The Forum for Theological Exploration
The Forum for Theological Exploration (FTE) is a leadership incubator that inspires young people to make a difference in the world through Christian communities. Since 1954, FTE has provided resources, events, networks, grants, and fellowships to cultivate tomorrow’s leaders, pastors, and theological educators. FTE provides a forum through which gifted, purposeful students, young adults, and partners explore their passion, purpose, and call.
FTE awarded a grant to Fuller faculty members Amos Yong (School of Intercultural Studies), Tina Armstrong (School of Psychology), and David Downs (School of Theology) to provide a series of forums through the end of 2019. Please note that these forums are open only to Fuller doctoral students in theology, intercultural studies, and clinical psychology, as well as Fuller faculty members. Information about them can be found below, and archived material collected during the forums can be found on FULLER studio.
These events are open to PhD students and faculty; BlueJeans video access will be available for those who cannot attend in person.
Thursday, March 29, 2018, 3–5 pm
Wednesday, May 9, 2018, 1–3 pm
Wednesday, October 3, 2018, 3–5 pm
Wednesday, April 17, 2019, 1–3 pm
Wednesday, May 15, 2019, 3-5 pm
Wednesday, October 16, 2019, 3-5 pm
Thursday, December 5, 2019, 1–3 pm
Navigating (White Evangelical) Academia:
Why Not Subverting Instead?
March 29, 2018
Panelists discussed what it means to say Fuller is a white or “color-blind” institution, why many of us might be vested in this reality, and what concrete steps are needed to form ourselves and our doctoral students (especially) so that all of us can live more fully into the call of the coming reign of God that includes many peoples, languages, and cultures.
Professor of Theology and Mission (School of Intercultural Studies)
Alexis D. Abernethy
Professor of Psychology (School of Psychology)
Professor of Higher Education, Azusa Pacific University
The Question of Identity in Society, Institution, and Academic Work
May 9, 2018
This panel addressed the multiplicities of our identities: personal, societal, institutional, and academic ones in particular. After providing a set of common categories that we can use together, we explored the dynamics of how these identities can intersect, conflict, or compartmentalize in our vocation and the challenges that we face.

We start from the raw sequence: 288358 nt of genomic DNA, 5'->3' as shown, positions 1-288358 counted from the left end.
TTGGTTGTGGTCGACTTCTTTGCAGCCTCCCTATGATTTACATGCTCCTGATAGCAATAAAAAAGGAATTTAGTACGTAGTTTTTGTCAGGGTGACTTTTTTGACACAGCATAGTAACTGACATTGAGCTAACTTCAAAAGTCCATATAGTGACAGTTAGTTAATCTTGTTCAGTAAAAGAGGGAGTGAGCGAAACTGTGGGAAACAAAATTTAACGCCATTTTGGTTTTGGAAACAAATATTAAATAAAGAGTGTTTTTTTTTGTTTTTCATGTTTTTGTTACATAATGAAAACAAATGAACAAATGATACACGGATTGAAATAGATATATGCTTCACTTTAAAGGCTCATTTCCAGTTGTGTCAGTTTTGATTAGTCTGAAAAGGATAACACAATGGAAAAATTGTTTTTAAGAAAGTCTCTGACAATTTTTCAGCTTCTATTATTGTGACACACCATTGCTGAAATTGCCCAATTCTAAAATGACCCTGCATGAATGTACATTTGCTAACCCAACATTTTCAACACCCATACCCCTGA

Daniel D. Lee
Director of the Center for Asian American Theology and Ministry and Assistant Professor of Theology and Asian American Ministry (School of Theology)
Associate Professor of Psychology (School of Psychology)
PhD student in Theology and Culture (School of Theology)
Economics and the White Evangelical Academy, from the Latinx Perspective
October 3, 2018
This panel discussion will address, from a Latino/a perspective, how the academy has been shaped by modern/colonial economics and race relations as two of the elements conforming western academic hegemony through a global educational design, and engage in concrete discussion of how evangelical academics – faculty and students – can take concrete steps toward a more economically just evangelical academy.
Assistant Provost for the Center for the Study of Hispanic Church and Community and Associate Professor of Theology and Latino/a Studies
Professor of Hispanic Studies and Pastoral Leadership
Kay Higuera Smith
Professor of Biblical and Religious Studies, Azusa Pacific University
Confucius or Socrates? Cross-Cultural Mentoring in White Evangelical Academia
April 17, 2019
This panel addresses some conceptual and practical issues in cross-cultural mentoring in a “white” context and the challenges and aspirations of the interaction between mentors and mentees. The questions to be discussed are: What are some models of cross-cultural mentoring and in what way should we navigate these? How do we best negotiate the potential tensions between keeping academic “norms” and being sensitive to cultural and racial diversities? How is the contemporary graduate seminar a historically “white” space and how can it become a more cross-culturally welcoming and inclusive site? The panelists come with their rich and diverse experiences of multi-cultural and multi-racial contexts and will bring thought-provoking insights to the audience for further interaction and reflection.
Diane B. Obenchain
Director of the China Initiative and Professor of Religion, School of Intercultural Studies
Eun Ah Cho
Assistant Professor of Intercultural Leadership, School of Intercultural Studies
Professor of Systematic Theology, School of Theology
Assistant Provost for the Korean Studies Center and Professor of Theology and Public Life, School of Theology
Soong Chan Rah
Milton B. Engebretson Professor of Church Growth and Evangelism
North Park Theological Seminary
Troubling Pedagogical Waters: Dislodging colonial pedagogical epistemologies in white evangelical academia
3-5pm, Wednesday, May 15th, 2019
This conversation commences on the contested premise that pedagogy within [predominantly white] evangelical academia proceeds from a practice that integrates particular curriculum content and design, instructional epistemologies and forms of evaluation that privileges a colonial epistemology. It advances the idea that this colonial epistemic version vis-à-vis what knowledge is of most worth, what it means to know something and how we might construct a representation of the world and our place within, is most valid.